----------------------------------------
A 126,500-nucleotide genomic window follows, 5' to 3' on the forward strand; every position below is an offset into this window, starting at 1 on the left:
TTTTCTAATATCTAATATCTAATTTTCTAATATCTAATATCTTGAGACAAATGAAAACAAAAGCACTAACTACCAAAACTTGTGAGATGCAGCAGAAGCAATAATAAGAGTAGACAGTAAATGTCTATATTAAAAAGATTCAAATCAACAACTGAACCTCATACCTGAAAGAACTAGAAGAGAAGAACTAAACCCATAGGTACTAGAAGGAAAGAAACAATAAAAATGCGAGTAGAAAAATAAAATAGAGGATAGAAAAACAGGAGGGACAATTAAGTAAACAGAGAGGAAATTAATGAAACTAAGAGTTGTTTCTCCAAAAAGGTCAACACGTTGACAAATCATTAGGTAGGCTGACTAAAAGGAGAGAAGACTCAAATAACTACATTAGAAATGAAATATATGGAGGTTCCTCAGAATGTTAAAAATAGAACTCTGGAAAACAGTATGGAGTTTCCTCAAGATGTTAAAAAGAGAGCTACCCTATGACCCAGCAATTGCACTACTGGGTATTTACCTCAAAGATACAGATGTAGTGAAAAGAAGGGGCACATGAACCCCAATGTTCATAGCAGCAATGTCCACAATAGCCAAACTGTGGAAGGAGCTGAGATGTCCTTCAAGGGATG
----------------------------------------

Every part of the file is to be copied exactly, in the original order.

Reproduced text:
A 126,500-nucleotide genomic window follows, 5' to 3' on the forward strand; every position below is an offset into this window, starting at 1 on the left:
TTTTCTAATATCTAATATCTAATTTTCTAATATCTAATATCTTGAGACAAATGAAAACAAAAGCACTAACTACCAAAACTTGTGAGATGCAGCAGAAGCAATAATAAGAGTAGACAGTAAATGTCTATATTAAAAAGATTCAAATCAACAACTGAACCTCATACCTGAAAGAACTAGAAGAGAAGAACTAAACCCATAGGTACTAGAAGGAAAGAAACAATAAAAATGCGAGTAGAAAAATAAAATAGAGGATAGAAAAACAGGAGGGACAATTAAGTAAACAGAGAGGAAATTAATGAAACTAAGAGTTGTTTCTCCAAAAAGGTCAACACGTTGACAAATCATTAGGTAGGCTGACTAAAAGGAGAGAAGACTCAAATAACTACATTAGAAATGAAATATATGGAGGTTCCTCAGAATGTTAAAAATAGAACTCTGGAAAACAGTATGGAGTTTCCTCAAGATGTTAAAAAGAGAGCTACCCTATGACCCAGCAATTGCACTACTGGGTATTTACCTCAAAGATACAGATGTAGTGAAAAGAAGGGGCACATGAACCCCAATGTTCATAGCAGCAATGTCCACAATAGCCAAACTGTGGAAGGAGCTGAGATGTCCTTCAAGGGATG